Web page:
Friday, September 11, 2015

The Expensive Habits of the Pure in Heart

Jesus said, “Blessed are the pure in heart, for they shall see God.”

I am not pure in heart. That should be noted immediately. Not that I don’t have my moments of altruism. I occasionally do the right thing for the right reasons. But short afterward, my retrospect-o-scope looks for ways in which I may have missed the potential profit, improved influence, or at least reputation-building benefits that could have accompanied my efforts.

So, when I am looking at even those few moments that some would imagine me pure in heart, what do I see? I see me. I see what resources I had available. I see what needs those resources met. I see my frustration at being unable to accomplish even more for those in need. And I see…well, the gratitude I think I deserve, the pay-back that should replenish whatever the particular act of service “cost” me, or even just the spiritualized brownie-points of somehow imagining that God is glad to have me on His team.

Let me illustrate my point by haunting you with the same story He haunts me with.

A servant rises before dawn. He attends to the household chores before sun-up. The master wants breakfast. So the servant cooks. Then serves the food. Then clears away the remainder. Then does the dishes. And then, at first light, the heads out into the fields, knowing that the sun will set before the work there is done. But after finding the way back to the house in the dark, the servant finds the master waiting. No small talk. No offer of cool water at the end of a hard day. The master wants dinner. So the servant cooks. Then serves the food. Then clears away the remainder. Then does the dishes. And then the servant makes the fire, checks the doors, sweeps and mops and ensures that the house is pristine before the master awakens again tomorrow morning, and the same cycle of service begins again.

Jesus uses a very similar illustration in Luke 17:7-10. Here’s how that concludes in the New American Standard translation. “So you too, when you do all the things which are commanded you, say, ‘We are unworthy slaves; we have done only that which we ought to have done.’” (Luke 17:10)

At one point in my life, I thought that religion could be pursued as a hobby. And I still think that. I have plenty of (nominally—meaning they claim the title, whether or not they have any idea about what it means) Christian friends who do just that. One occasionally tells me, “Yep, you’ll see me in church Sunday. Time to get my batteries recharged.” Some hobbyists think they can buy God off with an hour or two here or there. Others find the self-help lectures from the pulpit to be profitable, more or less. Too many feel the need to brush up on their proof-texts. Otherwise they may not know what to say when discussions turn to morality…of other people.

But what has made me dissatisfied with my hobby is what lies at the core of Jesus’ illustration in Luke 17:7-10. As grating as I once found that passage, I now count myself grateful for those moments, sometimes hours at a times, though hardly any full days (yet) in which I find myself being the single-minded servant He describes.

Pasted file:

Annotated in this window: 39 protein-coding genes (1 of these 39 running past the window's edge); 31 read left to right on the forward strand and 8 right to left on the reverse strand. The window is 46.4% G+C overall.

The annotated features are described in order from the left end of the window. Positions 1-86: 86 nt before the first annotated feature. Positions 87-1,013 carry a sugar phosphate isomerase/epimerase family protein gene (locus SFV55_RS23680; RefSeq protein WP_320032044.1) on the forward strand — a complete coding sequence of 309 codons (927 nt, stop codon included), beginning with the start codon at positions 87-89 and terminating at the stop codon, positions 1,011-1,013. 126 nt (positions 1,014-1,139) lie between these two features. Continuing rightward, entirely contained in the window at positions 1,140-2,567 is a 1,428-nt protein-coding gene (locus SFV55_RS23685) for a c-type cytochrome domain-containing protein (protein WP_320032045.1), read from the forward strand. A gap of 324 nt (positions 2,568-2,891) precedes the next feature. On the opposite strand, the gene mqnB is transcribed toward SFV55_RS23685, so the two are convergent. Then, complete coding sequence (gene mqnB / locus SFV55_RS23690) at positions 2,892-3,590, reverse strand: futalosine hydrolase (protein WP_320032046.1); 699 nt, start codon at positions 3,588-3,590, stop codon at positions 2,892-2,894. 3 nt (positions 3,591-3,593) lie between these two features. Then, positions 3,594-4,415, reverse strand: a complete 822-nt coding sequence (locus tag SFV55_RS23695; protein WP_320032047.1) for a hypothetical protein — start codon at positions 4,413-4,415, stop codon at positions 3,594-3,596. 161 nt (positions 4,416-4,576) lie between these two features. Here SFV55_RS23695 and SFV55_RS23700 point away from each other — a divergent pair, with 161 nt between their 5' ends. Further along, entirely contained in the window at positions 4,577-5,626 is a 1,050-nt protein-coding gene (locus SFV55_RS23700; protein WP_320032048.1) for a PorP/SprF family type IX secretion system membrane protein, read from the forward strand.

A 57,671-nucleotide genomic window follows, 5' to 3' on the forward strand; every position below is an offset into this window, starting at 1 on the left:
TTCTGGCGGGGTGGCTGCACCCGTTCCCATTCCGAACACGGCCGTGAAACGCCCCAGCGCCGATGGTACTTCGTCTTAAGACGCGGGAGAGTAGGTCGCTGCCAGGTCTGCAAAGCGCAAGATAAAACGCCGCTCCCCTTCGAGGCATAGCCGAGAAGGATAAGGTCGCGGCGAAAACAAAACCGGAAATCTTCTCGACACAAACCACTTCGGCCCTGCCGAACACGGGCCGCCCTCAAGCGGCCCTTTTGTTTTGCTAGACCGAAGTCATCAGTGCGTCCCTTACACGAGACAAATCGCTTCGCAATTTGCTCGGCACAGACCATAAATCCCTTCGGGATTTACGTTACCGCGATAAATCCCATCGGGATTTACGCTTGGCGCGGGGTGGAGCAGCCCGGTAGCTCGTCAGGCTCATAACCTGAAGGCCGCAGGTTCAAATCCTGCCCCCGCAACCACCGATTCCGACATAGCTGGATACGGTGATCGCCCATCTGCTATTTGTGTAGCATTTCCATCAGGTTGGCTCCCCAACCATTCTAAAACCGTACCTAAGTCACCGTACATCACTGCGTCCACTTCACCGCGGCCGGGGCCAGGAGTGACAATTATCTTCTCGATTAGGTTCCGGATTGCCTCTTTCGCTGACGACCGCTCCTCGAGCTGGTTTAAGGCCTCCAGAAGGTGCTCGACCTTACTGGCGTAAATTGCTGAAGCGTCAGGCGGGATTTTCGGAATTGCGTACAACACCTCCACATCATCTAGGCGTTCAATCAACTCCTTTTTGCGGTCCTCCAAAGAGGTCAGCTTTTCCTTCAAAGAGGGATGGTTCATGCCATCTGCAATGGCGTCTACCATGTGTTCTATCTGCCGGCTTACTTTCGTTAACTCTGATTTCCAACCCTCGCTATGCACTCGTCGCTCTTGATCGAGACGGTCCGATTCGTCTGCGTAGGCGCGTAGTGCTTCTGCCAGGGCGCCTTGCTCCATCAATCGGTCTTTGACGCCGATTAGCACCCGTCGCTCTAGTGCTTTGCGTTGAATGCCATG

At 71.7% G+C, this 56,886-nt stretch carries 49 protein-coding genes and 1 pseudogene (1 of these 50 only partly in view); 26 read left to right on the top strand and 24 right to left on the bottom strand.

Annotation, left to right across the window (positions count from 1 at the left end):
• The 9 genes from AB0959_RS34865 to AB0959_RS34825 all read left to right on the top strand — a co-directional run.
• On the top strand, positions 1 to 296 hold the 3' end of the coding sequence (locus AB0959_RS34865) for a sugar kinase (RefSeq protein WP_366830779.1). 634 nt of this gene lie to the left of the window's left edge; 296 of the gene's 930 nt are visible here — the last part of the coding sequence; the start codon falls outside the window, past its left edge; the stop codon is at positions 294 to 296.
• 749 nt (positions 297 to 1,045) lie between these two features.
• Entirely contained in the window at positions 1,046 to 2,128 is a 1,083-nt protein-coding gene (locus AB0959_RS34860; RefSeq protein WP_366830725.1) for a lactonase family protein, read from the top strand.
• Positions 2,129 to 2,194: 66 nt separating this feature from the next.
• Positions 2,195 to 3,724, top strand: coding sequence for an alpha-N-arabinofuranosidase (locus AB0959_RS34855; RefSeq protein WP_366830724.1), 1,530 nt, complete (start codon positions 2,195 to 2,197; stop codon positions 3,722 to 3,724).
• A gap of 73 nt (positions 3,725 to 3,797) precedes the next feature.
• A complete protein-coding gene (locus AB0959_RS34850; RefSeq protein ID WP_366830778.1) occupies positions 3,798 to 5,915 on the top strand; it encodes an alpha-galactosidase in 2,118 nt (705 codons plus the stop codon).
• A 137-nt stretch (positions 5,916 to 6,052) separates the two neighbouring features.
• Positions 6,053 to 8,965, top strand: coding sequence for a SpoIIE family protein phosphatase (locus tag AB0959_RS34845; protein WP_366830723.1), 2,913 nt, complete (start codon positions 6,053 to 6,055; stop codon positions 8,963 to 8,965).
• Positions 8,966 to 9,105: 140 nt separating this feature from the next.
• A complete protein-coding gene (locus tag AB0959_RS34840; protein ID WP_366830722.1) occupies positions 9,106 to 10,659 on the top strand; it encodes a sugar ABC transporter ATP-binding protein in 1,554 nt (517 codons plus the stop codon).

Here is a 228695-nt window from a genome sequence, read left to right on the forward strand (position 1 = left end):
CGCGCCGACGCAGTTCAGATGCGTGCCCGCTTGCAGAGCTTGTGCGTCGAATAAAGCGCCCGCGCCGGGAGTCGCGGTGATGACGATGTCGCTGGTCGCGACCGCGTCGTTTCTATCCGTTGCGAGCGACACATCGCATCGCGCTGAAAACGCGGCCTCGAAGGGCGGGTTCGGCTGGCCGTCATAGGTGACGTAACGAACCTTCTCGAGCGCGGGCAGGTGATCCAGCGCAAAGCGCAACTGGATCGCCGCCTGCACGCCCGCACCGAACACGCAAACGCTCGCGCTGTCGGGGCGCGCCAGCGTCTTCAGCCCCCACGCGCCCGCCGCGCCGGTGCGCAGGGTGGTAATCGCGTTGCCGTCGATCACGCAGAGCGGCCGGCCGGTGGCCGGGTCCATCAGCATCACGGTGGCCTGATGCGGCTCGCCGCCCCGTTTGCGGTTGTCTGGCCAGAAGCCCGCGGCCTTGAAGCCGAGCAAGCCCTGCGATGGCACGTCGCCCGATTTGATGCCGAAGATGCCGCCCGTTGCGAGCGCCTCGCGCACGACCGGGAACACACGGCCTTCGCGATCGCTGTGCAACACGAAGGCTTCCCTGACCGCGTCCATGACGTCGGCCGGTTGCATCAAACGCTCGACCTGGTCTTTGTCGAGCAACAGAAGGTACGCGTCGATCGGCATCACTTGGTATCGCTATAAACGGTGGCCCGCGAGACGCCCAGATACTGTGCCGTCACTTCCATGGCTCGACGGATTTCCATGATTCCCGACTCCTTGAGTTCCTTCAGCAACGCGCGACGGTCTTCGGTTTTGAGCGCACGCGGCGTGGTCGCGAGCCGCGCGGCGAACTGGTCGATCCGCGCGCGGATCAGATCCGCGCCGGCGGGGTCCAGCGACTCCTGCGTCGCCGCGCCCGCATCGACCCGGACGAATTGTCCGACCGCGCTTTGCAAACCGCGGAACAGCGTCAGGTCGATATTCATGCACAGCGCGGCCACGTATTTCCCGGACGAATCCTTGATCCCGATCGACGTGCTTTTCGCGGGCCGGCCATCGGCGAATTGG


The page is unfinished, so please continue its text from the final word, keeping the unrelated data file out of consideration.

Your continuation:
I used to look at God as that master who is unrealistically robbing his servant of any free time, making his life a drudge of routine, frustrated by never-ending chores to be done. Then I began to spend time with caregivers. Not always is it possible. But I have seen the closest family, and especially spouses, who serve the needs of a Hospice patient, a chronically-ill patient, or the disabled. Some leave home only to eke out the basic economic support of continuing their employment so that the insurance paying for their loved-one’s care doesn’t lapse. All the while they do so, knowing that eventually there will come those days when they return from work to find that there is no end to the work to be done at home.

What is the difference between their attitude and that of others who see Jesus’ demands eating into “their spare time?” They serve because it is the most authentic expression of who they are in relation to the patient. And because they know that, one day, the time for such loving service will be ended. Those who have been relieved of that duty almost unanimously wish for just one more day of it.

The more I recognize the purposes God is seeking to fulfill in and through my life (glorifying His name, so that the body of Christ is strengthened and made whole, so that the Church may tear down the gates of hell holding so many captive in the communities we are called to serve), the more I think fondly of the privilege of serving Christ and others. And the more I do that, the more I am reminded of another of Jesus’ teachings: “We must work the works of Him who sent Me as long as it is day; night is coming when no one can work.” (John 9:4-5)

When you see God, does it purify your heart? I believe it does. And I seek to purify my heart so that I might see God all the more. Except when I don’t. That is, when I begrudge Him the infringements on my “free time.” By which I mean: Whenever I forget that I am privileged to serve the One I love, and those whom He and I love together, and that the time remaining for doing so grows shorter every moment that passes.


Do you serve the Master? Good. Sacrificially sometimes? Probably better but, for me, that still means I’m looking at “my time” being given up for Him. So, I invite you to join me—to strive to serve your Beloved. You’ll find that to be far more fulfilling. 

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